There was no way not to love the look of Mark Shields, who seemed to have arrived for a television appearance donning his coat and finishing with his tie just as the camera eye blinked for the show to start. He looked very much the part of a newspaper columnist who had too many thoughts rushing about in his head to be concerned if his attire was perfectly adjusted.
When he started to opine on the issues of the day in politics, or the personalities that made for the latest headlines, whatever rumpled look he might have brought to the set was forgotten as his perspective and institutional memory held the audience at attention.
With that being said it is clear how I felt about Mark Shields who died at the age of 85 this weekend. I thought him not only a bright writer and commentator on our times but also fitting that image of an intrepid newspaper columnist and witty conversationalist who would be a perfect dinner guest.
His columns were a must-read for the way he blended current themes within the larger context of how our nation could be and should be. His political views were sharp and clear-eyed. He had, after all, worked in the political cauldron to see the process of politics up close.
His first job in the world of politics was in the office of Wisconsin Senator Bill Proxmire, where he had a desk as a legislative assistant. He branched out as a consultant for the Robert Kennedy presidential campaign, and later among other contenders for a variety of offices.
What he was not able to do with success as a political operative he made up for with a pithy knack for writing columns with verve and style and analyzing politics on television shows such as PBS’ NewsHour.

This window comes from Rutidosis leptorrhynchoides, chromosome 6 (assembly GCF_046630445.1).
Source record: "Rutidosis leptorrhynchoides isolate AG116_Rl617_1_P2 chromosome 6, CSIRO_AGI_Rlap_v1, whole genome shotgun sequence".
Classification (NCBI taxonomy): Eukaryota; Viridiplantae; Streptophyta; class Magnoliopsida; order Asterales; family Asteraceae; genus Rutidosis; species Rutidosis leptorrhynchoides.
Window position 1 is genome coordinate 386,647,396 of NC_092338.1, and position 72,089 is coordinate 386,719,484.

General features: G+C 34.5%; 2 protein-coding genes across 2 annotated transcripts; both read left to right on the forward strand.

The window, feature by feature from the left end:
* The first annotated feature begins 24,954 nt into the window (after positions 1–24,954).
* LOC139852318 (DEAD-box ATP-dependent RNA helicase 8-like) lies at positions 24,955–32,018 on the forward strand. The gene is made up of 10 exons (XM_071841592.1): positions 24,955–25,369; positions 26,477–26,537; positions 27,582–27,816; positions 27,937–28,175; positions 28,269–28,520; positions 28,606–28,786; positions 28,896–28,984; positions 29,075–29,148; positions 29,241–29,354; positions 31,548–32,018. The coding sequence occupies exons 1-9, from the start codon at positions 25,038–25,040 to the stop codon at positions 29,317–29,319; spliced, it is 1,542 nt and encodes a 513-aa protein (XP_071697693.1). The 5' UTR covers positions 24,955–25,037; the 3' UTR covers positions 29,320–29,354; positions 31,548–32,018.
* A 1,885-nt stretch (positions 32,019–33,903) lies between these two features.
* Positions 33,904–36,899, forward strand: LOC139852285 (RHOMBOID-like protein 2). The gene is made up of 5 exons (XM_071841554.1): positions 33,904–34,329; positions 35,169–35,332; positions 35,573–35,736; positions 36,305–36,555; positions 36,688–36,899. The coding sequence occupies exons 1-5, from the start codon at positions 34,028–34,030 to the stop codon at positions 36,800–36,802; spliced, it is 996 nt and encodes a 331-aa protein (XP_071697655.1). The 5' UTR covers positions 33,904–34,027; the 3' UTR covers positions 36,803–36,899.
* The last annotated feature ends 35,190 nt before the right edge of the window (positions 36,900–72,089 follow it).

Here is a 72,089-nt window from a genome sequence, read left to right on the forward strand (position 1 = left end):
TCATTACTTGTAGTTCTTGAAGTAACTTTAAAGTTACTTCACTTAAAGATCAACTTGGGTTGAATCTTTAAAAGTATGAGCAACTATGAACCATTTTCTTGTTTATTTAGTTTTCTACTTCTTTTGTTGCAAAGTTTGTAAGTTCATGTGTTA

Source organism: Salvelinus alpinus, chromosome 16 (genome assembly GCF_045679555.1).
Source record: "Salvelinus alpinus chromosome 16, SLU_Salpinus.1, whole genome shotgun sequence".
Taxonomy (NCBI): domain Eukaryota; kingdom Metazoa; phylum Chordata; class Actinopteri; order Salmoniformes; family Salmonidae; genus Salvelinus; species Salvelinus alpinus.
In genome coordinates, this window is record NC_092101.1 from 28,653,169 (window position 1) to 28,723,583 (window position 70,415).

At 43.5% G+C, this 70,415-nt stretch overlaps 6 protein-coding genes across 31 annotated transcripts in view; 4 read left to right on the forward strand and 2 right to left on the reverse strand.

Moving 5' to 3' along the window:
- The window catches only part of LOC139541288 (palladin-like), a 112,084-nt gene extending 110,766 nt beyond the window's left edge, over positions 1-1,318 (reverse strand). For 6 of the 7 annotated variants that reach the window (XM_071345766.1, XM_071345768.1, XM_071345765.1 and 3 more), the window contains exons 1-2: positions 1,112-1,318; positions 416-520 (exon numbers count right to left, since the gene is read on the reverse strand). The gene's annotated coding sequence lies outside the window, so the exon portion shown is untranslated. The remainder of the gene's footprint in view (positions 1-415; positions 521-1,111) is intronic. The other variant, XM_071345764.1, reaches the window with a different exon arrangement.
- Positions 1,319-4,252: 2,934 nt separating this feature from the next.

Of President Donald J. Trump, Mr. Shields said dismissively that “the toughest thing he’s ever done was to ask Republicans to vote for a tax cut.” The House Republican leader Kevin McCarthy was “an invertebrate”; Senator Lindsey Graham made Tonto, the Lone Ranger’s loyal sidekick, “look like an independent spirit.” In both major parties, he said, too many are afflicted with “the Rolex gene” — making them money-hungry caterers to the wealthy.
Asked in a 2013 C-SPAN interview which presidents he admired, he cited Gerald R. Ford, a Republican who took office in 1974 in the wake of the Watergate scandal. Ford, he said, was “the most emotionally healthy.”
“Not that the others were basket cases,” he said, but “they get that bug, and as the late and very great Mo Udall, who sought that office, once put it, the only known cure for the presidential virus is embalming fluid.”
With the passing of Shields, we have lost not only someone who was bright and talented but also a link to the times when those in government actually wanted to make the trains run on time. A time when, though politics was frothy, it was not all cut and burn and curse your opponents with every term imaginable.
I know people from all points on the political compass feel a loss this weekend. But we also know it was a joy to have had him being part of our political culture.